(Reuters) - Wells Fargo and Co said it would reimburse about $80 million to 570,000 customers who may have been charged wrongly due to issues related to auto collateral protection insurance (CPI) policies.
Wells Fargo has been engulfed in scandal since September, when it reached a $190 million settlement with regulators over complaints that its retail banking staff had opened as many as 2.1 million unauthorized client accounts.
The bank had fired 5,300 employees for improper sales tactics over five years, but did not make much changes to policies and procedures, or hold managers accountable until there was a public outcry.
Wells Fargo said late Thursday it would pay back $80 million to customers wrongly charged for car loan insurance in the coming months, which included $64 million in cash and $16 million of account adjustments.
“We take full responsibility for our failure to appropriately manage the CPI program and are extremely sorry for any harm this caused our customers,” said Franklin Codel, head of Wells Fargo Consumer Lending.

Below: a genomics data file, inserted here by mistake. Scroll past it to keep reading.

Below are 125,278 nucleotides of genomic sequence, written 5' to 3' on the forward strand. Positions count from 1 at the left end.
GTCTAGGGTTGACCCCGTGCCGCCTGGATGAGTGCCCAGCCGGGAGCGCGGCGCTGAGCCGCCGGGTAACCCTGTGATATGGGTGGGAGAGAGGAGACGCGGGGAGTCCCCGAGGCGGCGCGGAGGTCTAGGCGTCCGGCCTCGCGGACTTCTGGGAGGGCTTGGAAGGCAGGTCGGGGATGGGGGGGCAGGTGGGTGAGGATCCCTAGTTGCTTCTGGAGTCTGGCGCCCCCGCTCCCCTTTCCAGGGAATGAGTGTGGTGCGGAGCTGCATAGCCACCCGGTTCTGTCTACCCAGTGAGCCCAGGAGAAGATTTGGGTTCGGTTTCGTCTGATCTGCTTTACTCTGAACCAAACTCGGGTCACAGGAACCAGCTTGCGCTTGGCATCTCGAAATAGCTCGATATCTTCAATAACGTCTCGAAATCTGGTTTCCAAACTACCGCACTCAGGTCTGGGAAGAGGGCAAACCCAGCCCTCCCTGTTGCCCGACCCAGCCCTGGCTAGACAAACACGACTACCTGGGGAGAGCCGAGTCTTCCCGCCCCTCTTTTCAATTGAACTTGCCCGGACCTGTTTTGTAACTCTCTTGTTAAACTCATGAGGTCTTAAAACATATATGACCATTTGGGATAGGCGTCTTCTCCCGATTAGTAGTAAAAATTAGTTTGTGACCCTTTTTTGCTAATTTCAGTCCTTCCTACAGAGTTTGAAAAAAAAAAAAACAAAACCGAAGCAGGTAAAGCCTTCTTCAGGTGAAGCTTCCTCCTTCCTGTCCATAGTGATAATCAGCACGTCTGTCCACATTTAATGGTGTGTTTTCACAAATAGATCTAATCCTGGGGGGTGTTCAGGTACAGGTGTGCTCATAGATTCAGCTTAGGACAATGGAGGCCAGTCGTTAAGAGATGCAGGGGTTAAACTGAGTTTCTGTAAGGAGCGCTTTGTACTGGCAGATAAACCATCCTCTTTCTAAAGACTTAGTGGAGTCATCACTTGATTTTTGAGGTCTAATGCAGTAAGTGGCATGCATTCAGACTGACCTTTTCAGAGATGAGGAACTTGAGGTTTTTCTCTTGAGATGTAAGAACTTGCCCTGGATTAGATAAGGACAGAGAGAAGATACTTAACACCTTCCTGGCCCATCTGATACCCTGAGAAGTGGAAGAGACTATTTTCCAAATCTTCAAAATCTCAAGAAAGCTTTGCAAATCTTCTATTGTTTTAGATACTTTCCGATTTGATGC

The bank said it had started a review of the CPI program in July 2016 and discontinued the program in September, based on the findings.
New York Times reported earlier that more than 800,000 people who took car loans from Wells Fargo were charged for auto insurance they did not need, and some of the customers were still paying for it. nyti.ms/2tIdyUE
About 490,000 customers had duplicate vehicle insurance coverage and about 60,000 customers did not receive complete disclosures from vendors, prior to CPI coverage, Wells Fargo said.
For about 20,000 customers, additional costs of the CPI could have led to defaults resulting in seizure of their vehicles. The bank said these customers would receive additional payments as compensation for the loss of their vehicles.
Reporting by Ishita Chigilli Palli and Mekhla Raina; Editing by Gopakumar Warrier